Thich Nhat Hanh, a Vietnamese Buddhist monk who was one of the world’s most influential Zen masters, spreading messages of mindfulness, compassion and nonviolence has died.
Thich Nhat Hanh began writing and speaking out against the war in Vietnam and in 1964 published a poem called “Condemnation” in a Buddhist weekly. It reads in part:
Whoever is listening, be my witness:“Condemnation” by Thich Nhat Hanh
I cannot accept this war.
I never could I never will.
I must say this a thousand times before I am killed.
I am like the bird who dies for the sake of its mate,
dripping blood from its broken beak and crying out:
“Beware! Turn around and face your real enemies
— ambition, violence hatred and greed.”
His connection with the United States began in the early 1960s, when he studied at Princeton University and later lectured at Cornell and Columbia. He influenced the American peace movement, urging the Rev. Dr. Martin Luther King Jr. to oppose the Vietnam War.
I oppose the war in Vietnam because I love America. I speak out against it not in anger but with anxiety and sorrow in my heart, and above all with the passionate desire to see our beloved country stand as a moral example of the world.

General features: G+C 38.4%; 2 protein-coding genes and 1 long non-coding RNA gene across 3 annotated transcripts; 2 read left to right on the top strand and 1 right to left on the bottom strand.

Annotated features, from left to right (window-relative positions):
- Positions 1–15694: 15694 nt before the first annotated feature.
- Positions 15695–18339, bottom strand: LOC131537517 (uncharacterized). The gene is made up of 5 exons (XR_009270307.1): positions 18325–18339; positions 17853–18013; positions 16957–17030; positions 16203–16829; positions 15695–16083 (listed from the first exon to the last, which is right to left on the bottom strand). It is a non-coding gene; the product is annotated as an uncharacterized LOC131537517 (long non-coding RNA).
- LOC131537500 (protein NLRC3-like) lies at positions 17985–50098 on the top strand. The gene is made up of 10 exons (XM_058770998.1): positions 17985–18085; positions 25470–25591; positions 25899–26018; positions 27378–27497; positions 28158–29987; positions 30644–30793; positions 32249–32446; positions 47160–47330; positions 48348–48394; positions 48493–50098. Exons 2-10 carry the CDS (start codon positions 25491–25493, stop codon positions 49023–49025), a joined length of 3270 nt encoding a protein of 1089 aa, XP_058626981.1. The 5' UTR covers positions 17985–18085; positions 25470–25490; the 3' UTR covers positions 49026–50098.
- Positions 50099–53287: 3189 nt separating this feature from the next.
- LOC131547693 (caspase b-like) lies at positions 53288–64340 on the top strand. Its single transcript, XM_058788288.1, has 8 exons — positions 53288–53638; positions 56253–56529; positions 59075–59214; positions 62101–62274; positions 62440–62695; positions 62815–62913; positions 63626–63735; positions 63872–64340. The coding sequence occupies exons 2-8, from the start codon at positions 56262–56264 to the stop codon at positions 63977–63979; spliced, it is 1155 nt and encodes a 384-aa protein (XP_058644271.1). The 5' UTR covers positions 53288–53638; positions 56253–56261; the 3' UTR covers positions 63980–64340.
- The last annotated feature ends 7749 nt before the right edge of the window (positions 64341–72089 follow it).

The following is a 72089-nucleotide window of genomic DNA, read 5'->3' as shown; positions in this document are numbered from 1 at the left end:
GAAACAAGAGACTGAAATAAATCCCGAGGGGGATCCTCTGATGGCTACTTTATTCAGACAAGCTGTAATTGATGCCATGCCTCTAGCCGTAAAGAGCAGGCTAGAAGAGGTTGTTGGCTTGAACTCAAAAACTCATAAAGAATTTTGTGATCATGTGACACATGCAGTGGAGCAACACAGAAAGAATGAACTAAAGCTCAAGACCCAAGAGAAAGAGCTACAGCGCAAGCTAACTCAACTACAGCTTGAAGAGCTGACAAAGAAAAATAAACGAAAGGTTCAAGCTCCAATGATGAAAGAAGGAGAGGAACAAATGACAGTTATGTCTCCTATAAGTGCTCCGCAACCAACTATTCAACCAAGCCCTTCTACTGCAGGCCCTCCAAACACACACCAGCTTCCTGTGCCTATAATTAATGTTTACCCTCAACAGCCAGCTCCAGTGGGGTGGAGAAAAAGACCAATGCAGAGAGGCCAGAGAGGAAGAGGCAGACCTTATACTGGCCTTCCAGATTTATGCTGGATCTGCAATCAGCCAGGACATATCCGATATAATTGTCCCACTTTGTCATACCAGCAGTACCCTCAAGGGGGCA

Martin Luther King, Jr.
I was aware of the teachings of both Thich Nhat Hanh and Martin Luther King, Jr, as I struggled with my decision to resist the war in Vietnam in the late 1960’s while a student at the Quaker boarding school, Scattergood Friends School.
I was also influenced by the Quakers in my community who worked for peace. Many of whom were imprisoned for their refusal to participate in war, during the many wars in our history. Who resisted militarism in this country even when we were not at war.
The late Don Laughlin, my friend, mentor, and a Quaker, collected these stories. They are unfortunately relevant today as Russia threatens to invade Ukraine.
This is the link to those stories. Young Quaker Men Facing War and Conscription